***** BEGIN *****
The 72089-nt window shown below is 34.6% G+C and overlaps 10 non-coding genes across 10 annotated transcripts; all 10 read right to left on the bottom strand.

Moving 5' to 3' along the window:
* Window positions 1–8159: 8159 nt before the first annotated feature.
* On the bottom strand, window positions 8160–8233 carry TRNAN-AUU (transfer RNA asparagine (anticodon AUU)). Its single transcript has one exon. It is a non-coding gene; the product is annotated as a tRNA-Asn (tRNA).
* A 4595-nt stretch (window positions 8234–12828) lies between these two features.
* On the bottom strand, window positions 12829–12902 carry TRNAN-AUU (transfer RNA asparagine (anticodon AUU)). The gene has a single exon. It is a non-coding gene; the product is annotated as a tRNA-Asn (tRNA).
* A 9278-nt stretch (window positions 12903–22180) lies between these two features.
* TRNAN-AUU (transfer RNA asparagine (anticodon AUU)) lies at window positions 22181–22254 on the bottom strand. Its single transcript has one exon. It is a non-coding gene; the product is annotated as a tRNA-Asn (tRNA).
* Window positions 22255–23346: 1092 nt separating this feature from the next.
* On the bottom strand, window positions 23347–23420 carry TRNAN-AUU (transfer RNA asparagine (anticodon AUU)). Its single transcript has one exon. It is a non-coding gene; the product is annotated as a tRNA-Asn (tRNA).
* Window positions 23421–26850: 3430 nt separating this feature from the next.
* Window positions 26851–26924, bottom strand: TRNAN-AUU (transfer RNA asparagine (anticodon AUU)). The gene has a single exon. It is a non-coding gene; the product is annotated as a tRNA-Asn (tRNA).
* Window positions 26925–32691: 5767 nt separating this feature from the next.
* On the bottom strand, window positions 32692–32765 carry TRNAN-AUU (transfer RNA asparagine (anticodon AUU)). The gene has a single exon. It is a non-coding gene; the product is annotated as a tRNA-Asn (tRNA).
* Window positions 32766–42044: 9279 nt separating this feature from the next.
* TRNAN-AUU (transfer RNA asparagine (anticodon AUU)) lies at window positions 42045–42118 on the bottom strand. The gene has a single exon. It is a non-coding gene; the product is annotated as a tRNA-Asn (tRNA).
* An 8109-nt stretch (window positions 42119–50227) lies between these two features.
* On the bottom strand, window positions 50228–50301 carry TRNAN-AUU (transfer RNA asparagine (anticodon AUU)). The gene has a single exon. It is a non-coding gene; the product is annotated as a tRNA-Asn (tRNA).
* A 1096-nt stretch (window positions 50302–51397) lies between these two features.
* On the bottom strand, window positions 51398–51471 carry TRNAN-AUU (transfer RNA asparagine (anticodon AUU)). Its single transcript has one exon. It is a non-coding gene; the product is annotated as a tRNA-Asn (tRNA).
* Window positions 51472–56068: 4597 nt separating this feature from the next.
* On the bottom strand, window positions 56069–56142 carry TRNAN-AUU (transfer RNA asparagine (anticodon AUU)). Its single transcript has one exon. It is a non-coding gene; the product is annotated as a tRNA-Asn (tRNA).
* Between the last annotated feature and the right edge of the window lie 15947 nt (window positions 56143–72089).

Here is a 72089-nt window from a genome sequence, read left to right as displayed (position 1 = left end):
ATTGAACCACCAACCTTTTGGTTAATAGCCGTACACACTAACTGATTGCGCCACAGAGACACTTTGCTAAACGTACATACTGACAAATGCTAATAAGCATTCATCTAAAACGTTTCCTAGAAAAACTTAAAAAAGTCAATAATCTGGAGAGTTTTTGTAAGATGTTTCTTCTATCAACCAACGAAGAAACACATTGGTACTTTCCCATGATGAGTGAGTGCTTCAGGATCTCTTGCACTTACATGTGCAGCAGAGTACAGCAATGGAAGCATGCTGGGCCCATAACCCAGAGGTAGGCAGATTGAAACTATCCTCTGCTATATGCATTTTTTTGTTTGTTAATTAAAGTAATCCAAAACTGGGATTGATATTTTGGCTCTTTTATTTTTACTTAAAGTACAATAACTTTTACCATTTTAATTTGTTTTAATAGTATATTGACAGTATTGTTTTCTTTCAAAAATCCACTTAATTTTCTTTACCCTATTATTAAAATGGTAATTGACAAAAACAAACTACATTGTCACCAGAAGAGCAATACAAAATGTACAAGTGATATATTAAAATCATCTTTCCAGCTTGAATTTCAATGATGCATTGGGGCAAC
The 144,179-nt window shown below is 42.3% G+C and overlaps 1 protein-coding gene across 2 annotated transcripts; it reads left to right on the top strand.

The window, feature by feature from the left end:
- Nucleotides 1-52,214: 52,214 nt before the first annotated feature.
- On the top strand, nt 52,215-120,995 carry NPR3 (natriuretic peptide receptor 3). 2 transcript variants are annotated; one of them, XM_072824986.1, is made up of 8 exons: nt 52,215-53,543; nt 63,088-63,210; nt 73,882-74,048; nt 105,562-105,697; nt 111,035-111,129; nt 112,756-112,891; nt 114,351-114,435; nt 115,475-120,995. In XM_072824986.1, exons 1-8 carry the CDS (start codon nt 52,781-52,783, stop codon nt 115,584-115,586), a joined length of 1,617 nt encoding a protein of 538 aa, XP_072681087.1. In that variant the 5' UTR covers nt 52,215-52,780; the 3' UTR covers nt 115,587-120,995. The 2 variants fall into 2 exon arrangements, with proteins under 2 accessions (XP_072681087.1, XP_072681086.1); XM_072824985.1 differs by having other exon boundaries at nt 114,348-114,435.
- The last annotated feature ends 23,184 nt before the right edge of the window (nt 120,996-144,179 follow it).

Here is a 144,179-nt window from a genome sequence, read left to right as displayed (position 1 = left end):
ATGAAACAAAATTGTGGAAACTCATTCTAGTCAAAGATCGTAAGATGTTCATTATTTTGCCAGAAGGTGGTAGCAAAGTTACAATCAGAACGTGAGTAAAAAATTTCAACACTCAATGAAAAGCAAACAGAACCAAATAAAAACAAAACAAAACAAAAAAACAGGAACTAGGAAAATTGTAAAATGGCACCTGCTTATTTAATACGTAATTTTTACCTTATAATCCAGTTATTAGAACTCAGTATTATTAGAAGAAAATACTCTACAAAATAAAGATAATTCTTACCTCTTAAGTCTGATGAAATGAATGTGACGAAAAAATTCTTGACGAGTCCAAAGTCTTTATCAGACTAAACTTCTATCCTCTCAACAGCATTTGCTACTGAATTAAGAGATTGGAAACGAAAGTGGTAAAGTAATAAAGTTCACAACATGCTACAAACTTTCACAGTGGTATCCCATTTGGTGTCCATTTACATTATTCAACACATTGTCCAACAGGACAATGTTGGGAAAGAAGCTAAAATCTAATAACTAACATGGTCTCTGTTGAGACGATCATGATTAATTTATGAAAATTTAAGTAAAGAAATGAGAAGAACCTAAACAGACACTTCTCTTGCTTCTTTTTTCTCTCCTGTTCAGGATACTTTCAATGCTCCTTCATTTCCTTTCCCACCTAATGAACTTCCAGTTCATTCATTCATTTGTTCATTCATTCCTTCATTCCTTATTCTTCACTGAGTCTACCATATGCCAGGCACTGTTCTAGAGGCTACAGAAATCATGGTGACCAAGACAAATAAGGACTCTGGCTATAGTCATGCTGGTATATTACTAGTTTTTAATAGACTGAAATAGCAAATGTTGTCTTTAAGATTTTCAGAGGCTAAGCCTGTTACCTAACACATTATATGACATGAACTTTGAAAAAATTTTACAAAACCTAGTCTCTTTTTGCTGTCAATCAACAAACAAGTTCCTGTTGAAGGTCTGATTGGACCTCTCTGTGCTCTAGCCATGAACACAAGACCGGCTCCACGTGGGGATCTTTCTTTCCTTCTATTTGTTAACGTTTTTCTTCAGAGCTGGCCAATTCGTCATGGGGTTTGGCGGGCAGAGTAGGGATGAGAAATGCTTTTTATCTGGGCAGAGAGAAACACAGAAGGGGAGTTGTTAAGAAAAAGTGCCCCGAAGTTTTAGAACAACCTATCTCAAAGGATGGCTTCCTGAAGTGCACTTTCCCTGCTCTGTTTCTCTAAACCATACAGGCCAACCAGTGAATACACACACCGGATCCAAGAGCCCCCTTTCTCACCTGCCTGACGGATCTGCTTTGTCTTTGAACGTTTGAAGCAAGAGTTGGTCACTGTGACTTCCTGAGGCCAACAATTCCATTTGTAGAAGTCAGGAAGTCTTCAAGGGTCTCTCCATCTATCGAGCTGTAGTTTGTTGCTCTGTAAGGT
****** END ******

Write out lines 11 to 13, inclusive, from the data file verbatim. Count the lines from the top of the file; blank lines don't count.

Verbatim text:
* Window positions 23421–26850: 3430 nt separating this feature from the next.
* Window positions 26851–26924, bottom strand: TRNAN-AUU (transfer RNA asparagine (anticodon AUU)). The gene has a single exon. It is a non-coding gene; the product is annotated as a tRNA-Asn (tRNA).
* Window positions 26925–32691: 5767 nt separating this feature from the next.